I Purification

1. Remorse for sin
2. Confession of sin
3. Reconciliation of life

II Enlightenment

4.  Avoidance of sin
5.  Living life of virtue and good works
6.  Bearing trial and temptation

III Union

7.  Pureness and integrity of heart
8.  Love
9.  Meditation on God

However, this comparison might be a bit forced. A moment’s reflection tells us that we can’t really know if Sufi and Christian mystics experience (what they see as) God in the same way. Certainly their respective conceptions of God differ. For the Sufi, God is everything. Whereas the Christian sees God in sharp contrast to that which is “not from” or which has “rebelled against” God—i.e. Satan or evil. So it wouldn’t be too surprising if the Sufi and Christian experiences of God also differ.

Theological speculation and debates aside, the essence of Sufism might best be expressed by the 13th-century and increasingly popular poet Jala ud-Din Rumi. Rumi’s verse can be found in most bookstores and his message prefigures Joseph Campbell’s dictum of “follow your bliss”:

Why are your lips dry when the cup is full?
Conceive an impossible plan – as Noah did!
Live the life that you love!4

Sufism Links


¹ I stumbled upon this passage at the University of Ottawa library in the 1990s, before the birth of Unfortunately the complete reference is currently unavailable, although I’m hoping to track it down.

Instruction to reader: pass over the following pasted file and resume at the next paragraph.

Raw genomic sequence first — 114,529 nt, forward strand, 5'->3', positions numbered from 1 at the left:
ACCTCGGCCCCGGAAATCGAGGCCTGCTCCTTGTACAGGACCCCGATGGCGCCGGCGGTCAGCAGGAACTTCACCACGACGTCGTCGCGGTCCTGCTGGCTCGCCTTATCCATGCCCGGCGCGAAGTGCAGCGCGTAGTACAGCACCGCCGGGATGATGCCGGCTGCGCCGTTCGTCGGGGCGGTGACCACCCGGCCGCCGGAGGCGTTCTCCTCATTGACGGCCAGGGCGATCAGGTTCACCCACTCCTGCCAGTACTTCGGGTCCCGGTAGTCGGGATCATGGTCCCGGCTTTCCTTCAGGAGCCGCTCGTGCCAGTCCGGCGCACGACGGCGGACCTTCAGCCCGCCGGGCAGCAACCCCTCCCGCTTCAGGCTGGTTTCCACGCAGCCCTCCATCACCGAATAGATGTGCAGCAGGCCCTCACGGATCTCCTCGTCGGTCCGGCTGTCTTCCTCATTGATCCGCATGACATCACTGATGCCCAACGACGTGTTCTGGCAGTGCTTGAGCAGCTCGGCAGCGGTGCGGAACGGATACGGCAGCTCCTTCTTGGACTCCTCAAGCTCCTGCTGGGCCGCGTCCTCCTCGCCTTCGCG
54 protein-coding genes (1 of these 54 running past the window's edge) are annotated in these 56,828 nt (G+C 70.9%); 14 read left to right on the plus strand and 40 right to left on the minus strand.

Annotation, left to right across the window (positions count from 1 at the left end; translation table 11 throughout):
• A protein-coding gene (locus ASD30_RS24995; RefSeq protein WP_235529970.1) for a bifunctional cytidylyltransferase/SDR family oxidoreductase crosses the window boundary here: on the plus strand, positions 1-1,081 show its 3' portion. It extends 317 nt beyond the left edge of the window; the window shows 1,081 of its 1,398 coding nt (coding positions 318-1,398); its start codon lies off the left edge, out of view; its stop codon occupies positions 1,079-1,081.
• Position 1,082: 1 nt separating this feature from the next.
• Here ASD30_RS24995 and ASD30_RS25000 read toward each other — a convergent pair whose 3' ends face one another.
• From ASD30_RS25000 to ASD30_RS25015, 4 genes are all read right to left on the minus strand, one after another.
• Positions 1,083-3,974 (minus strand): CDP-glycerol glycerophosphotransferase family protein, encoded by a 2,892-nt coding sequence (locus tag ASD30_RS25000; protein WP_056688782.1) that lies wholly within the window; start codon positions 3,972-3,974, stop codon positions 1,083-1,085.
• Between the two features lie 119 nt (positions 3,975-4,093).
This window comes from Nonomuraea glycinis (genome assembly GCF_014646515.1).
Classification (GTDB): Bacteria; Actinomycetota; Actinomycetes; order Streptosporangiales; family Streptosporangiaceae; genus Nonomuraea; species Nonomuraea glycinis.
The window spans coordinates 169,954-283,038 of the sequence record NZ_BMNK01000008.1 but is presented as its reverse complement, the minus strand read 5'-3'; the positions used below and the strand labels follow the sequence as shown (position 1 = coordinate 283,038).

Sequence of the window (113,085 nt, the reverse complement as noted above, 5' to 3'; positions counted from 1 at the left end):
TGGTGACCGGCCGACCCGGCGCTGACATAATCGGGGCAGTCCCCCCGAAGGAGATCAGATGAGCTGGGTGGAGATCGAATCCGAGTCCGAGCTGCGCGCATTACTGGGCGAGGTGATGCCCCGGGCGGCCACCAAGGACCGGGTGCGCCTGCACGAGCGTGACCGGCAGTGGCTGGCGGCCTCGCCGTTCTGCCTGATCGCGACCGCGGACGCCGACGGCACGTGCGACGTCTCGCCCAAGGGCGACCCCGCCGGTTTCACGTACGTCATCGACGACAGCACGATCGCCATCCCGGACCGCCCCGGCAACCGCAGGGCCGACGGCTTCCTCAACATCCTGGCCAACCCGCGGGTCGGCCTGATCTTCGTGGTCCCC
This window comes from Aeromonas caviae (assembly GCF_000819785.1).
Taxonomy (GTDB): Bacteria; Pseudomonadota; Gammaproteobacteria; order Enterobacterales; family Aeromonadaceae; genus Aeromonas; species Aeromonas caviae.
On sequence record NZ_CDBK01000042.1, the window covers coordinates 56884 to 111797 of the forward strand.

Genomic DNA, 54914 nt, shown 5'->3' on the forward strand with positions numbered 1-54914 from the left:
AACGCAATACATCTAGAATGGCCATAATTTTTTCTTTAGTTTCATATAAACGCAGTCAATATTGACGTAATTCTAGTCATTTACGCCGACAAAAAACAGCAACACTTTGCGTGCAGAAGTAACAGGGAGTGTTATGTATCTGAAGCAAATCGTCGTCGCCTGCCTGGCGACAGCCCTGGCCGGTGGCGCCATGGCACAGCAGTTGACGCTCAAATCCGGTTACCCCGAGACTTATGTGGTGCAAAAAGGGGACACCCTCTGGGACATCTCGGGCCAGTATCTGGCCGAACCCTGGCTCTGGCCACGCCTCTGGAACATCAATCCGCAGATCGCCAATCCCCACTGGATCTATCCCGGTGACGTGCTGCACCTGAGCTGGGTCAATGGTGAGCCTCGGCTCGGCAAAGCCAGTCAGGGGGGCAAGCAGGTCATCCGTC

² See William Theodore de Bary (ed.), Sources of Indian Tradition, Vol. 1, New York: Columbia University Press, 1958, p. 407.

³ Adapted from Alford T. Welch, “Islam” in John R. Hinnells (ed.) A New Handbook of Living Religions, Cambridge Mass: Blackwell and Penguin, 1997, p. 204.

4 Cited in T. Freke and P. Gandy, The Complete Guide to World Mysticism, London: Piatkus. 1998, p. 111.

Surfin’ with Sufis © Michael Clark.
Photos Jelebia and Rainbow over Rabat © Michael Clark.

2 thoughts on “Surfin’ with Sufis

  1. Sufi-Dari Books

    (An imprint of Sophia Perennis)

    Announces the Publication of

    The Quatrains of Rumi

    (Beginning of Marketing Campaign: May 20, 2009):


    Jalâluddîn Muhammad Balkhî-Rumî

    ISBN 978-1-59731-450-3; $25.95, £19.50

    Translated by

    Ibrâhîm W. Gamard


    A. G. Rawân Farhâdî




    The first complete English translation of the Quatrains — over 700 pages — based on the Persian of the original, complete, and uncorrupt Forûzânfar edition –

    translated with close attention to Rumi’s idiomatic usage,

    with the collaboration of scholar from Afghanistan,

    whose native Persian remains close to Rumi’s own

    The “version-makers” of the poetry of Jalâluddîn Rumî have helped to make him perhaps today’s most popular poet in the English language.

    But they have not served his intended meaning with equal zeal,

    often portraying him as a “universal” mystic who had somehow “transcended” Islam, even though his celebrated Mathnavi has been called “the Qur’an in the Persian tongue.” Ibrâhîm W. Gamard

    and A. G. Rawân Farhâdi have labored to set the record straight,

    and to demonstrate that Mawlana’s universality is inseparable

    from his Islam — from the depth of his Islam.

    For more information, contact Sufi-Dari Books/ Sophia Perennis at: